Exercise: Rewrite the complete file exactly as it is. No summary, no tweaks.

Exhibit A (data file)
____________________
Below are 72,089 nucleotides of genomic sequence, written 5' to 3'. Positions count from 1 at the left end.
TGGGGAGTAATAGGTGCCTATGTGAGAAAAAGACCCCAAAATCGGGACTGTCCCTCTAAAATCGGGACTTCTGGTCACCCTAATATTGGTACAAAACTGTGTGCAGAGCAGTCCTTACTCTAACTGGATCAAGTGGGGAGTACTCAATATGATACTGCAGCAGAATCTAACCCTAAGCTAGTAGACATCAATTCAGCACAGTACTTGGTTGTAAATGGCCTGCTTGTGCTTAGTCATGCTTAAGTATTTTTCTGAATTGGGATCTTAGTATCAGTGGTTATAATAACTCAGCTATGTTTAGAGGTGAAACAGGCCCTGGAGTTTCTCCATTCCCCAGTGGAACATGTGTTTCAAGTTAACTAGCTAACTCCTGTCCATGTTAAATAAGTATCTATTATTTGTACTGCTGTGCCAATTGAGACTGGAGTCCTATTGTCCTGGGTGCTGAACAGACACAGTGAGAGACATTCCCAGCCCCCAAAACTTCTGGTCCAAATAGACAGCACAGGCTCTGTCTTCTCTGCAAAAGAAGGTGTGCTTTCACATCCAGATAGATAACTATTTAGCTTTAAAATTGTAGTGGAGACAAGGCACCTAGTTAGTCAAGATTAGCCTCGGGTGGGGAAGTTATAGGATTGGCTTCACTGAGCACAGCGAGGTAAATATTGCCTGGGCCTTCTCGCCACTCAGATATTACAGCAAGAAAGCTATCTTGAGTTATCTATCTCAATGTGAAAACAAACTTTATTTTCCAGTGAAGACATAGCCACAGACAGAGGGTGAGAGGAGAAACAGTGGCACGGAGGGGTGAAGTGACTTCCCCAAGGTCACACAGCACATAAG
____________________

Below are 72,089 nucleotides of genomic sequence, written 5' to 3'. Positions count from 1 at the left end.
TGGGGAGTAATAGGTGCCTATGTGAGAAAAAGACCCCAAAATCGGGACTGTCCCTCTAAAATCGGGACTTCTGGTCACCCTAATATTGGTACAAAACTGTGTGCAGAGCAGTCCTTACTCTAACTGGATCAAGTGGGGAGTACTCAATATGATACTGCAGCAGAATCTAACCCTAAGCTAGTAGACATCAATTCAGCACAGTACTTGGTTGTAAATGGCCTGCTTGTGCTTAGTCATGCTTAAGTATTTTTCTGAATTGGGATCTTAGTATCAGTGGTTATAATAACTCAGCTATGTTTAGAGGTGAAACAGGCCCTGGAGTTTCTCCATTCCCCAGTGGAACATGTGTTTCAAGTTAACTAGCTAACTCCTGTCCATGTTAAATAAGTATCTATTATTTGTACTGCTGTGCCAATTGAGACTGGAGTCCTATTGTCCTGGGTGCTGAACAGACACAGTGAGAGACATTCCCAGCCCCCAAAACTTCTGGTCCAAATAGACAGCACAGGCTCTGTCTTCTCTGCAAAAGAAGGTGTGCTTTCACATCCAGATAGATAACTATTTAGCTTTAAAATTGTAGTGGAGACAAGGCACCTAGTTAGTCAAGATTAGCCTCGGGTGGGGAAGTTATAGGATTGGCTTCACTGAGCACAGCGAGGTAAATATTGCCTGGGCCTTCTCGCCACTCAGATATTACAGCAAGAAAGCTATCTTGAGTTATCTATCTCAATGTGAAAACAAACTTTATTTTCCAGTGAAGACATAGCCACAGACAGAGGGTGAGAGGAGAAACAGTGGCACGGAGGGGTGAAGTGACTTCCCCAAGGTCACACAGCACATAAG